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Unique Features of the Great Salt Lake Basin

Some of the many unique scientific, political, and socioeconomic characteristics of the Great Salt Lake Basin are described below. For additional information, click the 'more' link following each characteristic.

Scientific Characteristics

    The Great Salt Lake Basin is a closed basin, meaning that it does not drain to an ocean. The Great Salt Lake (GSL) stands out as a collector and integrator of signals from climatic and anthropogenically-induced hydrologic change. These changes are recorded in ancient lake terraces, accumulated sediments, short-term lake level changes, and recent changes in lake water chemistry. More >>

    The Great Salt Lake Basin is a snow-dominated hydrologic system, and, as such, it is highly sensitive to climate change. More >>

    Changes in the volume of the Great Salt Lake, which have been recorded since 1847, represent the integrated effects of all of the major components of the hydrologic cycle. More >>

    The steep topography in the region provides short distances from catchment areas to the regional base level. Transects within the basin can span a range of geologies, elevations, climates, ecosystems, and land uses. More >>

    There is a high degree of interannual variability in precipitation within the Great Salt Lake Basin. In addition, the precipitation distribution is not normal, with bimodal tendencies toward wet or dry periods. More >>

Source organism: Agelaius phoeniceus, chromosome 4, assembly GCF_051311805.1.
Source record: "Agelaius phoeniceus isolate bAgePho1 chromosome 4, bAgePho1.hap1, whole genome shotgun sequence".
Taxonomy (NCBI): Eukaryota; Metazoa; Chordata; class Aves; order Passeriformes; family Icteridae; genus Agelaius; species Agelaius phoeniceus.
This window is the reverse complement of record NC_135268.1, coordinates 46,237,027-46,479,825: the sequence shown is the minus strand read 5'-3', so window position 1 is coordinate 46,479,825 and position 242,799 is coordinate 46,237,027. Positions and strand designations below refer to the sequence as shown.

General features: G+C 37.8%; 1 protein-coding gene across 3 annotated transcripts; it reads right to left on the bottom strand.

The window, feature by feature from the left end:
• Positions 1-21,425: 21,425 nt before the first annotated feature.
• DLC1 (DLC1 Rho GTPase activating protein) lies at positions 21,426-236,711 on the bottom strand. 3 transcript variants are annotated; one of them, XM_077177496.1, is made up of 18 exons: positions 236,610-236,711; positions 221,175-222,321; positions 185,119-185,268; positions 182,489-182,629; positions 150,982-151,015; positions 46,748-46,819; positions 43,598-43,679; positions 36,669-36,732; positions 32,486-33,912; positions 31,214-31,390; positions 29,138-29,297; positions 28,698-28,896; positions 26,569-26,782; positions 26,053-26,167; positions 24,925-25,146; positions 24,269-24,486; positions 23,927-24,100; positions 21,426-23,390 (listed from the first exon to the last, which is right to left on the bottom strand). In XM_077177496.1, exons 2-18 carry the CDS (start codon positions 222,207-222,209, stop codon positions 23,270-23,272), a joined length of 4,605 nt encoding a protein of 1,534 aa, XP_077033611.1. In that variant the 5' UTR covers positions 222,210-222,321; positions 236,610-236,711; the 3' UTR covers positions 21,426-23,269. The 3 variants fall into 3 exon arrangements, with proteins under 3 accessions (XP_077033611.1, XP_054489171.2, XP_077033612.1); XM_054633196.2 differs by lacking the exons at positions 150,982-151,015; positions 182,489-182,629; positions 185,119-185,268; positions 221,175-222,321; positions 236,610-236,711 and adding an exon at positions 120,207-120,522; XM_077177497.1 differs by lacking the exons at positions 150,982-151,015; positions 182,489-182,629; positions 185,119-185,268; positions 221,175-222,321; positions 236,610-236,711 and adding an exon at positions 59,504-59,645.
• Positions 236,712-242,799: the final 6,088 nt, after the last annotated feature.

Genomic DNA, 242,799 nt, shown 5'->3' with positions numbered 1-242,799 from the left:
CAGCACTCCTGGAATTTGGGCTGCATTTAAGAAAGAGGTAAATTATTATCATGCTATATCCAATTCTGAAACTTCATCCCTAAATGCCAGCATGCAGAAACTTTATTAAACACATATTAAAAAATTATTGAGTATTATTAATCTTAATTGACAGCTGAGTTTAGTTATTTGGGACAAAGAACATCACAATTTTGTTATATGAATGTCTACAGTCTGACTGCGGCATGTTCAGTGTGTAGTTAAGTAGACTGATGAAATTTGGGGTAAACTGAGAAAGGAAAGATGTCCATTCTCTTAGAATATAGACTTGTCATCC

The three major watersheds to the east of the GSL (the Bear River, Weber River, and Utah Lake Watersheds) provide the vast majority of water, sediment, and contaminant flux to the Great Salt Lake. More >>

Political Characteristics

    Semi-arid regions represent a significant portion of earth's surface. More than three-quarters of a billion people (more than one in eight) are estimated to live in dry lands. More >>

    The region is becoming critically stressed. Population growth in the area has been about 5 times the national average, and the population is expected to grow approximately 50 percent in the next 20 years. More >>

    Much of the Great Salt Lake Basin is made up of federal and state lands. More >>

Socioeconomic Characteristics

    The GSL basin has long and complete histories of human habitation, land-use change, meteorology, and technological and water-use change in the western United States. Beginning with beaver trapping in the early 1800's and continuing with the extraordinary record keeping of settlers and early scientific investigations, this area has one of the best history of changes in the landscape of the western United States. More >>

    The Great Salt Lake Basin is attractive to visitors year round, with a wealth of recreational opportunities. The Great Salt Lake basin is centrally located within the Western U.S., with transportation infrastructure that makes it easily accessible. An international airport is located near the center of the Great Salt Lake Basin. More >>